There is a fine balance between dependence and independence when approaching old age. I vote for independence. Whatever I can do for myself, I want to do it. Remembering, deciding and doing is what keeps me alert.”
This is my mother’s response to the question “What is your approach to old age?”
During the pandemic, we worked together on a book of her life stories and memories, using an online memoir-writing tool called Storyworth. Each week, the site sent Sylvia an email with a question to answer. Each week, I received her emailed response, which sparked great discussions and — me being me — a few editing suggestions. One year later, we had 52 questions answered and published in a 250-page hardcover book. Her entry about old age is among my favourites. I hope to revisit its wisdom as the decades stack up in my own life.
Recently, I watched the Netflix docuseries Live to 100: Secrets of the Blue Zones. “Blue Zones” is the term journalist Dan Buettner coined to describe five small pockets of the world with higher-than-average longevity. Buettner pinpoints nine lifestyle habits that can lead to a long and vibrant life. Among them: move naturally; have a sense of purpose; live with family or with family nearby; belong to a faith-based community. I see Mom in all of this.
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I also see her reflected in this month’s cover story, “Seniors’ Moment.” Journalist Nicole Schmidt aptly flips the narrative on our aging demographic, celebrating elders’ contributions to society — as mentors, grandparents and volunteers — rather than the looming burden on health care we usually read about.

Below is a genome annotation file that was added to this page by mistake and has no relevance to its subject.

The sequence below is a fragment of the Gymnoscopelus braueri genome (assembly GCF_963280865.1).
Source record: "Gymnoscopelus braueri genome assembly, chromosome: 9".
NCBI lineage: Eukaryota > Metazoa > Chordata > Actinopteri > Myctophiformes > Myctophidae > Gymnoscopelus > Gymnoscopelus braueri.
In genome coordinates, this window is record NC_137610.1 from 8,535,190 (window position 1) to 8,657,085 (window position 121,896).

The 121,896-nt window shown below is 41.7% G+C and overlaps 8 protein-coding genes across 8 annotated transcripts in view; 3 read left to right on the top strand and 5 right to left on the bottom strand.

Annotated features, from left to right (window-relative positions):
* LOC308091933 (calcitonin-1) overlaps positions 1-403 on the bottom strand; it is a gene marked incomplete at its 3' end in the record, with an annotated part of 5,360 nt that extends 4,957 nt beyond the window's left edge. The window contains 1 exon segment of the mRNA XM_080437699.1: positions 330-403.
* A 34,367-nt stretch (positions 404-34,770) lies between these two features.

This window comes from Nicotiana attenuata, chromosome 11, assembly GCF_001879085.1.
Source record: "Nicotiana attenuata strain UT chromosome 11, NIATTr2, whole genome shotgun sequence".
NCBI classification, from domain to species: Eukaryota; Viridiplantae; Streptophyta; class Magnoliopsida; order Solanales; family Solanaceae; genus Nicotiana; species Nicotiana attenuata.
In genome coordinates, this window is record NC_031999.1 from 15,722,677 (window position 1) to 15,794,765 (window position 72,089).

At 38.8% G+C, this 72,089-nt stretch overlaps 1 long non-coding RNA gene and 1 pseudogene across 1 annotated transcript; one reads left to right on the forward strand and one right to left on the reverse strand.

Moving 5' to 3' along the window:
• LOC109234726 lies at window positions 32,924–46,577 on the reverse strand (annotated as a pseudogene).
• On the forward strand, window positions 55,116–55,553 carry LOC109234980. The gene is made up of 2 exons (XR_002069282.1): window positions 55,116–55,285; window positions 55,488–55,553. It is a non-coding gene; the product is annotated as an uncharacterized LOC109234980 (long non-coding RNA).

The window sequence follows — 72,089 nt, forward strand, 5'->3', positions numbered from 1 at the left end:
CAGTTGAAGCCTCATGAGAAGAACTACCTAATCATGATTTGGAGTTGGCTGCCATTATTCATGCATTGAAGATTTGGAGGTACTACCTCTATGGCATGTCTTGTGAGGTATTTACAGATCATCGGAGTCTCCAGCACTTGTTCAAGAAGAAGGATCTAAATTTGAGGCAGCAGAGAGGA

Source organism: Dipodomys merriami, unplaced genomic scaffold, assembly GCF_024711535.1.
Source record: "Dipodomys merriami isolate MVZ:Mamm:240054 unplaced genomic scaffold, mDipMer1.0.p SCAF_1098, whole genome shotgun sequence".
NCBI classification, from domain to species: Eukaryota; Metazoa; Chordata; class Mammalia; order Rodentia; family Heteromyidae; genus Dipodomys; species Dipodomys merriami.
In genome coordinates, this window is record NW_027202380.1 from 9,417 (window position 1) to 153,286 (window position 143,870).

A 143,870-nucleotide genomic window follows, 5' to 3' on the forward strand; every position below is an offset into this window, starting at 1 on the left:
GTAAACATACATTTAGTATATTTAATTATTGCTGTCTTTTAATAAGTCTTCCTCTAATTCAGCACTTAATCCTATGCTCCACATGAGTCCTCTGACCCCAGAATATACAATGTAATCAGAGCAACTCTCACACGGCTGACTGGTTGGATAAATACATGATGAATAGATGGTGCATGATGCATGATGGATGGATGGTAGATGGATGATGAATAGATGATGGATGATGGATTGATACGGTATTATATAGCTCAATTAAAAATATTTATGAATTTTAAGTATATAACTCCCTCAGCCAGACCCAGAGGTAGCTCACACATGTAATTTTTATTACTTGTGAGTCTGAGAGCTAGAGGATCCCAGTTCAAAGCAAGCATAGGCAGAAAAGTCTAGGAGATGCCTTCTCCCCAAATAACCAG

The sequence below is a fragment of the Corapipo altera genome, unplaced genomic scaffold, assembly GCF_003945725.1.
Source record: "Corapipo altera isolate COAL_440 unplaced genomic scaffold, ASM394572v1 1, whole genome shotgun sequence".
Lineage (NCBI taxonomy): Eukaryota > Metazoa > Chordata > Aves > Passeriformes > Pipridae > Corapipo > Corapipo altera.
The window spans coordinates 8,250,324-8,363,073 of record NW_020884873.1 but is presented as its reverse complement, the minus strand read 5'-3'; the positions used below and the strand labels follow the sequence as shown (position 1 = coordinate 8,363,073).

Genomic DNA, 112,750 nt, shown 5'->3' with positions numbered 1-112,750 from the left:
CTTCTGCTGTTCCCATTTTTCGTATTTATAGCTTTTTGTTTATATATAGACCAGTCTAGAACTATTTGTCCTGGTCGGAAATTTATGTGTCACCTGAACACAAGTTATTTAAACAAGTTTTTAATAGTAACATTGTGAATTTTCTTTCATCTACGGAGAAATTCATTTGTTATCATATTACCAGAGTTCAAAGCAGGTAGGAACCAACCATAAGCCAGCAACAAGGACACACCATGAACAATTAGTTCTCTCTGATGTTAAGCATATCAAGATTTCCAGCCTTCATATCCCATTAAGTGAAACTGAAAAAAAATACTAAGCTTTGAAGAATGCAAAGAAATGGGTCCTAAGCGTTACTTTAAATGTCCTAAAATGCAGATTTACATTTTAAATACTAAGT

Schmidt shares how Japan, which has the highest proportion of elderly people in the world, is adapting its transit and infrastructure to help seniors stay active and integrated for as long as possible. Perhaps not surprisingly, one of the Blue Zones is the island of Okinawa, Japan, where rates of cancer, heart disease and dementia are low, and women live longer than anywhere else.
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Mom will turn 89 in February, and she’s as independent as ever — hiring help where needed and doing the rest on her own. She still makes delicious meals for guests, keeps up on politics, hosts book club, attends church services and classical music concerts, stays in touch with a multitude of friends and family, and enjoys restful downtime on her back deck in view of flower gardens and soaring poplars.
She’s also teaching me valuable lessons in patience and trust by nudging me to let her do things for herself even if it takes longer. I can’t help but cheer on her efforts to age in place even when that poses risks and challenges.
Mom, independence has my vote too.
Jocelyn Bell is the editor and publisher of Broadview Magazine.
This story first appeared in Broadview’s January/February 2024 issue with the title “The Golden Years.”
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